Animal rights advocates asked Pasco County commissioners Tuesday morning to adopt a "no-kill" policy for the county's Animal Services Division.
Yvonne Ponce, who spoke in support of the "no-kill" policy, said 19 percent of the animals in 2002 were released from the shelter and 15 percent in 2011.
"So what does that mean?" Ponce asked. "Eighty-five percent are killed. They are euthanized. These are animals that could be rescued, more if there was more advertising, if there were more people getting involved in rescuing."
The commissioners agreed to study the issue of a "no-kill" policy after hearing from about a dozen animal advocates.
Supporters of a "no-kill" policy filled a good portion of the commission chambers inside the West Pasco Government Center.
The animal advocates also criticized conditions in Building C, located at the Animal Services property at 19640 Dogpatch Lane in Land O' Lakes. They said there is no air conditioning and the animals inside are not treated well. Some said dogs were covered in fleas and feces and not fed on a daily basis.
"I'm here today just to ask that you help make changes that make a difference on the overflow of animals," Jennifer Knaust told the commissioners. "We're not asking for money, pity, just to help. That's all we want."
The no-kill movement began in Berkley, Calif., in 2001, and is gaining acceptance in communities across the nation. Last year, Manatee County became the first Tampa Bay area county to adopt the policy.
The core philosophy of no-kill is that healthy, adoptable animals should never be killed because a shelter runs out of space. Groups such as the Humane Society and Save90 say a 90 percent live-release rate is a reachable goal, though they insist they are not stuck on a hard number. They point to other cities and counties that have achieved 90 percent survival rates just a year or so after adopting a no-kill policy.
Several commissioners said they were animal lovers, including Commissioner Pat Mulieri.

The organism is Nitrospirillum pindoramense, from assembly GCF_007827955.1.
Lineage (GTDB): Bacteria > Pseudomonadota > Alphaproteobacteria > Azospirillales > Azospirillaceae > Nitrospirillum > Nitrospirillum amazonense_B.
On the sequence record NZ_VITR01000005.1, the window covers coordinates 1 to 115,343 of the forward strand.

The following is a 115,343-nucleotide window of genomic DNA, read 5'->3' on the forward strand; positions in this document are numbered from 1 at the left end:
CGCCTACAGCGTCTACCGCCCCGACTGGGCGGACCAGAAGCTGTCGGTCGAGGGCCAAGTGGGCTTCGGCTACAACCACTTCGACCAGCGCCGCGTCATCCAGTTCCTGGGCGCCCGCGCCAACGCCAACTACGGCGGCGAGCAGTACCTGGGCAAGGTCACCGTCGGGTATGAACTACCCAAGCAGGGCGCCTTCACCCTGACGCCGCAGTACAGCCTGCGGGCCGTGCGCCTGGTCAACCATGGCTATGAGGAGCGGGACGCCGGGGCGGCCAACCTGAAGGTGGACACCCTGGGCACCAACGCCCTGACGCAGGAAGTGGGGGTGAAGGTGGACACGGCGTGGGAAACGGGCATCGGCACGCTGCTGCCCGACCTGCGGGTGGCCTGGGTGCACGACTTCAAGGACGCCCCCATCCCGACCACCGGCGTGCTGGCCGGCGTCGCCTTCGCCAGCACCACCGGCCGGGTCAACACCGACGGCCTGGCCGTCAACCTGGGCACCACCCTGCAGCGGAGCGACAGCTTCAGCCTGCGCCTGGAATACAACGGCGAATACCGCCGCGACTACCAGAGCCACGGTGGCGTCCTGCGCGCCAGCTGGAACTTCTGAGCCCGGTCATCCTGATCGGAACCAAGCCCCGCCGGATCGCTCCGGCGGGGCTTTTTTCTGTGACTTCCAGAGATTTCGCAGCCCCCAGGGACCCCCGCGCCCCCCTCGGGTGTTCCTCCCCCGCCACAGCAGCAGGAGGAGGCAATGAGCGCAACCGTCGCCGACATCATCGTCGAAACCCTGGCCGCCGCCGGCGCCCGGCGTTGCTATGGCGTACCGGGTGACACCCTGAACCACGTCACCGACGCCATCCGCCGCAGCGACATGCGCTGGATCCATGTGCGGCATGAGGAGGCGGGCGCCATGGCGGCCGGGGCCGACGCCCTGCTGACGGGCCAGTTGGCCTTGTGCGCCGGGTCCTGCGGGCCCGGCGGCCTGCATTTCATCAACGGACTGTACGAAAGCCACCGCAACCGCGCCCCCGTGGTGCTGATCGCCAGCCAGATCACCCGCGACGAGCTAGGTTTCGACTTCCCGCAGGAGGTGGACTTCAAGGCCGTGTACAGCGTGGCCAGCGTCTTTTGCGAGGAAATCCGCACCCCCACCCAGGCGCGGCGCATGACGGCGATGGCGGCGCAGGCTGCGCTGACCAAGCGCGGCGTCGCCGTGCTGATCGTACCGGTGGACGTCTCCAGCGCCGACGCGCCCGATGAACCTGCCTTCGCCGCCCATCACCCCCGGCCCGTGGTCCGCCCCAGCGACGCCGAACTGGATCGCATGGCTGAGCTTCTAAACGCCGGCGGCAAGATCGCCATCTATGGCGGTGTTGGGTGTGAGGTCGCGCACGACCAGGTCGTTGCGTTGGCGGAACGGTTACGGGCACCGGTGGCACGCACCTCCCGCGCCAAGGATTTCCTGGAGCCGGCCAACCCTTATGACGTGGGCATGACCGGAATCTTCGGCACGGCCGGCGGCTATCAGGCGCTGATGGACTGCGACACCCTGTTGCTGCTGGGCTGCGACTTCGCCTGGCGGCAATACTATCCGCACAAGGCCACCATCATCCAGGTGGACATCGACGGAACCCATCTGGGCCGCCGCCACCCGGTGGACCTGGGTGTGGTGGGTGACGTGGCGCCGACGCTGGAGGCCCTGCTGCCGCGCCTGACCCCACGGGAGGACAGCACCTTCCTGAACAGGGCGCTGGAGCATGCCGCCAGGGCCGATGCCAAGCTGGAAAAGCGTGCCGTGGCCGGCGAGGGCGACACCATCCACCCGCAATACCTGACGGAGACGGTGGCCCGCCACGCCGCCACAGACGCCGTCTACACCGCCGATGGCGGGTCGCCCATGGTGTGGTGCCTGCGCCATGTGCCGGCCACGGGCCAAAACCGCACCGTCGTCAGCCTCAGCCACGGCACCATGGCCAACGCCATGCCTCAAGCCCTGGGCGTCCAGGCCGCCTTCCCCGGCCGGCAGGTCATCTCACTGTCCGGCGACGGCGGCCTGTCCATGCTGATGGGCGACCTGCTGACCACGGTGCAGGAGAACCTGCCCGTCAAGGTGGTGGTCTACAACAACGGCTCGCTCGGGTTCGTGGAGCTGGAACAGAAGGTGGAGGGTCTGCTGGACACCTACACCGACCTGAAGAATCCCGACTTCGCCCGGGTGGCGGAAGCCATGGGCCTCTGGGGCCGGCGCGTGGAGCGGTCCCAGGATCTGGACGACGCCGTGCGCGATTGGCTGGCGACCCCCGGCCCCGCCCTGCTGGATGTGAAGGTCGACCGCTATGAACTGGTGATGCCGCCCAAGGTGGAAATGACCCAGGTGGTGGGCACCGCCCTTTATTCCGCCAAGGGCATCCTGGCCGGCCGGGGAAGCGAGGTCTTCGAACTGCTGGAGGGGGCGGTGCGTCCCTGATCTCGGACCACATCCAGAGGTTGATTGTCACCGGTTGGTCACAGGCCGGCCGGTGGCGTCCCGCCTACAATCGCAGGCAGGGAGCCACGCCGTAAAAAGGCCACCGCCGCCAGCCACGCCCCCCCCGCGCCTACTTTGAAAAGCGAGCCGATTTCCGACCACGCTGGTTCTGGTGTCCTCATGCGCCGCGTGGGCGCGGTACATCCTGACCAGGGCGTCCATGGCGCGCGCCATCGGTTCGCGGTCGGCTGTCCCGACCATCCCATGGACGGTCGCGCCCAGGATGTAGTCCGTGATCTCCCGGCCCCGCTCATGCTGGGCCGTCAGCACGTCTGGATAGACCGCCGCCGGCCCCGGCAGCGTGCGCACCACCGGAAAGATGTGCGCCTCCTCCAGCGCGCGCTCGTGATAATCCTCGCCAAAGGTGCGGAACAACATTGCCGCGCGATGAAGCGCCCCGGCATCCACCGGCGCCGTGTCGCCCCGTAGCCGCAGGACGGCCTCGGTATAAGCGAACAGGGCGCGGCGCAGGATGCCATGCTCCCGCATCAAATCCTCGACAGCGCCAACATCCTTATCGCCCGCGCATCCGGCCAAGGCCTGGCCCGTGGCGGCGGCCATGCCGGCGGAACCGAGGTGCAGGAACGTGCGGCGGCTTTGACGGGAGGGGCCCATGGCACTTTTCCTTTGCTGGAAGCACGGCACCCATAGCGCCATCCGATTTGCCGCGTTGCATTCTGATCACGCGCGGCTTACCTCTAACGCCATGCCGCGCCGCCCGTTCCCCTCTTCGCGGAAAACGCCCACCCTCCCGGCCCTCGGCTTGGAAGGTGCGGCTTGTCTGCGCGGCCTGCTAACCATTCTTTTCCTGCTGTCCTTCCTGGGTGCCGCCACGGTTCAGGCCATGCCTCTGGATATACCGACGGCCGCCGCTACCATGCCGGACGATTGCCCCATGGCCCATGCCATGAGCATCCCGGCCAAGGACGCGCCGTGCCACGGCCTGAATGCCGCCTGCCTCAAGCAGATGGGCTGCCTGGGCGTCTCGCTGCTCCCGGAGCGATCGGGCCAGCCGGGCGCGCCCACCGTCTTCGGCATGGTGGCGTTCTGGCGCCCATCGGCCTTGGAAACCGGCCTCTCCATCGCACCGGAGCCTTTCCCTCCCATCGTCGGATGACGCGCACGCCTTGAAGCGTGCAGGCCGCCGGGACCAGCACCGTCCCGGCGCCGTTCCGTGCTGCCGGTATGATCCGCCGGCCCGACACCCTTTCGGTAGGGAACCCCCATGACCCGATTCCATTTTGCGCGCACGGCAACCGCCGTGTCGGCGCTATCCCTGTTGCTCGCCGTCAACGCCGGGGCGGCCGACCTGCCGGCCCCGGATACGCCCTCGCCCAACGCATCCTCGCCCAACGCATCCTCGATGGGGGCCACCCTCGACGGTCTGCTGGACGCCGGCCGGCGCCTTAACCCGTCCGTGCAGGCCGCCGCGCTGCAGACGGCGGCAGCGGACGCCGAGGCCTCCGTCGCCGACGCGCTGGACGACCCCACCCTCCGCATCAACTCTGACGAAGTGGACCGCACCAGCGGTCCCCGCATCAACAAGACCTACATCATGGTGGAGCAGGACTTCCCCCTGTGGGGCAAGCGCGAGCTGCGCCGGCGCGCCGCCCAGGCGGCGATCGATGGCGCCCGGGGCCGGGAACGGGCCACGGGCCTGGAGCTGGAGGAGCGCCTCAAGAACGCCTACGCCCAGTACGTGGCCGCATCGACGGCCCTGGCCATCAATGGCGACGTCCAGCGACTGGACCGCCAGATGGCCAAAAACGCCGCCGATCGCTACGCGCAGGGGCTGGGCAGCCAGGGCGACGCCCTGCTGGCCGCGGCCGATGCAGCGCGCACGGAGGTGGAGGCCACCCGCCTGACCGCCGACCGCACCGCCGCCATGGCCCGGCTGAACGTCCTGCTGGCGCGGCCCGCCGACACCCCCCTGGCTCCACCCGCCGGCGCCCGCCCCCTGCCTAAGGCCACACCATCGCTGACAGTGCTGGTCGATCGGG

"Animal control is not an easy job and I have – I won't tell you how many cats I feed and they're all neutered because I live on a farm," Mulieri said. "I know that has not been always supported by Pasco, but I do believe strongly in trap, spade and release."
Former commissioner Michael Cox said he hadn't planned on speaking or even staying for the entire meeting, but was moved by the impassioned speeches from those trying to save the animals.
"Like other areas of the county we have and you have filled the voids of a falling budget with volunteers and I think this is one area that certainly could use a lot more volunteers," Cox said. "And I would highly encourage you to get behind that and to take a look at trying to promote and push that as much as you can."
He also suggested there was $150,000 remaining in the budget unused from facility upgrades at animal services. He said that excess money should be poured into upgrading the ventilation system inside Building C.
"I would just clarify that, first of all, we're all in the same goal with animal welfare," said Dan Johnson, assistant county administrator for public services. "Unfortunately, apparently some people do not recognize that the staff out there are in for that purpose."
Sean McCart assured the board he wasn't looking to disparage the county or act as a troublemaker. His main goal was to help those animals housed in the county's shelter.
He said his group of animal advocates would be willing to either come to the shelter and wash, feed and care for the animals or fully take care of the animals, housing them, removing the burden from the county.
"There seems to be a general consensus," McCart said, "that the services being offered by Pasco County Animal Services are not meeting the expectations of residents. Ask any well-respected, nonprofit rescue organization, many of them are here today, which county in Florida is the worst to deal with and many of them are going to tell you Pasco County.
"It's mainly a communications issue," McCart added.